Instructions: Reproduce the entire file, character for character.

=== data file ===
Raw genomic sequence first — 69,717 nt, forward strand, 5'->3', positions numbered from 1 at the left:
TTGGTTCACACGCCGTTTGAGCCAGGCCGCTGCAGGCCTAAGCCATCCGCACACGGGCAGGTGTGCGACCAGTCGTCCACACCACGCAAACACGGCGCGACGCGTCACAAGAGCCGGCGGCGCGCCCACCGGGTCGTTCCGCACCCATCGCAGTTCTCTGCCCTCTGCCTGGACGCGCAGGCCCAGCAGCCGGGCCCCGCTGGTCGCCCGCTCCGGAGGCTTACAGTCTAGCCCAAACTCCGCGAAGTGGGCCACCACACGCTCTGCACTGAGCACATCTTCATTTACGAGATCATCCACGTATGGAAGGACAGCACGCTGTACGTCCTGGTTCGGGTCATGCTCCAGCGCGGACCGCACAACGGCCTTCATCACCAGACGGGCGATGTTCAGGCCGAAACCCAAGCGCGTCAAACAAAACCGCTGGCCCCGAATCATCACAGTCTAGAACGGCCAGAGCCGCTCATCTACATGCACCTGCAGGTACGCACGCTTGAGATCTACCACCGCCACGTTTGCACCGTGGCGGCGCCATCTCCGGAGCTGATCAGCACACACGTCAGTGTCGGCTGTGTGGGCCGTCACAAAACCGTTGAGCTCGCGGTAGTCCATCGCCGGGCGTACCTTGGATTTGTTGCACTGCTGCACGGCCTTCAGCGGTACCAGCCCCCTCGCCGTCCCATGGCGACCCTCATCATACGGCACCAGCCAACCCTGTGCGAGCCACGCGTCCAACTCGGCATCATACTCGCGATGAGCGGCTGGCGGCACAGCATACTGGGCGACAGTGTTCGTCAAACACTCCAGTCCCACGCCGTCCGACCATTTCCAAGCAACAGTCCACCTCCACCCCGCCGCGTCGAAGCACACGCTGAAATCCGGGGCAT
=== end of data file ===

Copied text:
Raw genomic sequence first — 69,717 nt, forward strand, 5'->3', positions numbered from 1 at the left:
TTGGTTCACACGCCGTTTGAGCCAGGCCGCTGCAGGCCTAAGCCATCCGCACACGGGCAGGTGTGCGACCAGTCGTCCACACCACGCAAACACGGCGCGACGCGTCACAAGAGCCGGCGGCGCGCCCACCGGGTCGTTCCGCACCCATCGCAGTTCTCTGCCCTCTGCCTGGACGCGCAGGCCCAGCAGCCGGGCCCCGCTGGTCGCCCGCTCCGGAGGCTTACAGTCTAGCCCAAACTCCGCGAAGTGGGCCACCACACGCTCTGCACTGAGCACATCTTCATTTACGAGATCATCCACGTATGGAAGGACAGCACGCTGTACGTCCTGGTTCGGGTCATGCTCCAGCGCGGACCGCACAACGGCCTTCATCACCAGACGGGCGATGTTCAGGCCGAAACCCAAGCGCGTCAAACAAAACCGCTGGCCCCGAATCATCACAGTCTAGAACGGCCAGAGCCGCTCATCTACATGCACCTGCAGGTACGCACGCTTGAGATCTACCACCGCCACGTTTGCACCGTGGCGGCGCCATCTCCGGAGCTGATCAGCACACACGTCAGTGTCGGCTGTGTGGGCCGTCACAAAACCGTTGAGCTCGCGGTAGTCCATCGCCGGGCGTACCTTGGATTTGTTGCACTGCTGCACGGCCTTCAGCGGTACCAGCCCCCTCGCCGTCCCATGGCGACCCTCATCATACGGCACCAGCCAACCCTGTGCGAGCCACGCGTCCAACTCGGCATCATACTCGCGATGAGCGGCTGGCGGCACAGCATACTGGGCGACAGTGTTCGTCAAACACTCCAGTCCCACGCCGTCCGACCATTTCCAAGCAACAGTCCACCTCCACCCCGCCGCGTCGAAGCACACGCTGAAATCCGGGGCAT